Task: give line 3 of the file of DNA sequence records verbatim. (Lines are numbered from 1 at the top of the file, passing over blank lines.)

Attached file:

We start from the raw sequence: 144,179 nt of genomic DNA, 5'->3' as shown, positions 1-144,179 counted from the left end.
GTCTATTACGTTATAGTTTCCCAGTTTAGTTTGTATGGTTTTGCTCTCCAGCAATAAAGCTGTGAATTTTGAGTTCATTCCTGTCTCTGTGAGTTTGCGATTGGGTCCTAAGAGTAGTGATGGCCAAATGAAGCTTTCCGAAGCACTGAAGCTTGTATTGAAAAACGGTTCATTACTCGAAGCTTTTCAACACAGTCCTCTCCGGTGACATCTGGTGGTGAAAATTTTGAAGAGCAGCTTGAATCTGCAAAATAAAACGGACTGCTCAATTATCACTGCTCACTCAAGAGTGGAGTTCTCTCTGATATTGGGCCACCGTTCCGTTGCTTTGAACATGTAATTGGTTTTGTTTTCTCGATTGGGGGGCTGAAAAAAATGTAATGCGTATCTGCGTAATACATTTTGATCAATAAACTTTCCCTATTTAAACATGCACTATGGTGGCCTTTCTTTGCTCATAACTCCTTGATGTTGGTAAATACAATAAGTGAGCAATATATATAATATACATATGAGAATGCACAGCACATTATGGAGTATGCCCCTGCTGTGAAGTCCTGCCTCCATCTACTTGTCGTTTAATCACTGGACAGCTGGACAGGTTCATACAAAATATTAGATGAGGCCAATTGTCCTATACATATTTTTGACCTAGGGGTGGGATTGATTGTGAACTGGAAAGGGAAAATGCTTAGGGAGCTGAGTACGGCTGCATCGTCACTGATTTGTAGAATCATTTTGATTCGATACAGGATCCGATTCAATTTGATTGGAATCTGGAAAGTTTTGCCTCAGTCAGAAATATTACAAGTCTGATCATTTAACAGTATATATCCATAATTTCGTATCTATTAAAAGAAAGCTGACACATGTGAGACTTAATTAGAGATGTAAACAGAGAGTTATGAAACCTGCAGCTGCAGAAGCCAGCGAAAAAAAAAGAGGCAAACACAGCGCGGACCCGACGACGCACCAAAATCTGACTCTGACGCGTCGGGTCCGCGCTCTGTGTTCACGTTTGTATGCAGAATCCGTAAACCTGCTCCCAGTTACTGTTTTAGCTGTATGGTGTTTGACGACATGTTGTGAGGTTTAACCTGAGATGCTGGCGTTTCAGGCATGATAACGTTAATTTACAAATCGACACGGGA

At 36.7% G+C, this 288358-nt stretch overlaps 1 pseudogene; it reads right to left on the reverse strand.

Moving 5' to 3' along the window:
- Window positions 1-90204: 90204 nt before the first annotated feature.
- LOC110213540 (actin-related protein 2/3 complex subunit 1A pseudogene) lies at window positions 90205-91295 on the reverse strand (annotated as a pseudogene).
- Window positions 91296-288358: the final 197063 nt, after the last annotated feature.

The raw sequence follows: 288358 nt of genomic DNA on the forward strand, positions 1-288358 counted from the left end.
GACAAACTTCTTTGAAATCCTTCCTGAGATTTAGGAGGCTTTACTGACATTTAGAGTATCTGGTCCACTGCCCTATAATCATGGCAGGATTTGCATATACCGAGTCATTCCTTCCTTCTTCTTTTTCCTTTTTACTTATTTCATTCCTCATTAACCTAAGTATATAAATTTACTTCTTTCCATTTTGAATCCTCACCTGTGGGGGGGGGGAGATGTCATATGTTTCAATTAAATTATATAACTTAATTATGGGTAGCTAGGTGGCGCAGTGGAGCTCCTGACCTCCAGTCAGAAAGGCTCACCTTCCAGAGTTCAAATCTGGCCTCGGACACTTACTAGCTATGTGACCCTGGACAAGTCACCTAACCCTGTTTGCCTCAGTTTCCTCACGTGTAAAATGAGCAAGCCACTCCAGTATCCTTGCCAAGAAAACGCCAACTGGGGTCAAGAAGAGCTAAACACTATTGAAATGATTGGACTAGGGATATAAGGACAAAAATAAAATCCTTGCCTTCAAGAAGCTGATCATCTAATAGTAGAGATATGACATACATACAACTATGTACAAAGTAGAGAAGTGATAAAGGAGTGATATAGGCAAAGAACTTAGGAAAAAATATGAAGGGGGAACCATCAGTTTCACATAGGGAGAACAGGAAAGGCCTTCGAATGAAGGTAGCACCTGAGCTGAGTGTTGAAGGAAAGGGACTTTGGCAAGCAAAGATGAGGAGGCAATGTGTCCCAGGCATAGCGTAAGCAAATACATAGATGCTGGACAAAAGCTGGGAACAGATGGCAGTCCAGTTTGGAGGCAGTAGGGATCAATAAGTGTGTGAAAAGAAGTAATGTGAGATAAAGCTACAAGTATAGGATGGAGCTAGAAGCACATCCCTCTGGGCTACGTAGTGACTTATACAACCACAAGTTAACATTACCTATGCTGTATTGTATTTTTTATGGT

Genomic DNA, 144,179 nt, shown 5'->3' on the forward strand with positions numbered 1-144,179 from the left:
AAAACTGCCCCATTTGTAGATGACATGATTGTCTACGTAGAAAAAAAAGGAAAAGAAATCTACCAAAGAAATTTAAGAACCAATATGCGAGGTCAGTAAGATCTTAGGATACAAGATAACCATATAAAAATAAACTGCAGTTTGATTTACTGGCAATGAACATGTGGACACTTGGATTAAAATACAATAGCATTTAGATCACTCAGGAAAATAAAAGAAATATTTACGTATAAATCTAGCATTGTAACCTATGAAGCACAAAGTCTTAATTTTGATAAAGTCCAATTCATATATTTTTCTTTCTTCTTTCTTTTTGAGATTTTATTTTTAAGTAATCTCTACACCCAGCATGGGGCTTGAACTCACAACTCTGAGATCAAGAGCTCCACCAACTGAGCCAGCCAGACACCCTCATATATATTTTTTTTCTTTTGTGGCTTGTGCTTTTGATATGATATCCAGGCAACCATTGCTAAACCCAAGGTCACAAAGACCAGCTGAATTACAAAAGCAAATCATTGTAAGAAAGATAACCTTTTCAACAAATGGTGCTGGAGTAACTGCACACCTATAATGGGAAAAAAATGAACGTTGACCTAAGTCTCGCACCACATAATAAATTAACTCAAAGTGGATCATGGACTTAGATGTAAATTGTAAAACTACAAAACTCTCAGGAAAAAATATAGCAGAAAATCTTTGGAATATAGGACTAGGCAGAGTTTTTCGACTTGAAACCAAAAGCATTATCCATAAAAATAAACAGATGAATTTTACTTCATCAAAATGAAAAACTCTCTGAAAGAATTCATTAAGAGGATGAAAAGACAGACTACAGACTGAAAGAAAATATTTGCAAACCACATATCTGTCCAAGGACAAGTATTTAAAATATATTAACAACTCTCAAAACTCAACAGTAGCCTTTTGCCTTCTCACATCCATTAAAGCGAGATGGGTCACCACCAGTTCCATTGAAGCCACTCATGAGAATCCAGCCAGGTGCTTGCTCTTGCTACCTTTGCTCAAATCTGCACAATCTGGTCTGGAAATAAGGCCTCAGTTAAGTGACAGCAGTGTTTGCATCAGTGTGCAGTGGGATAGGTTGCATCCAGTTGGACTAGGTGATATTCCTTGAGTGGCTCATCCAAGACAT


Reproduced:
At 36.7% G+C, this 288358-nt stretch overlaps 1 pseudogene; it reads right to left on the reverse strand.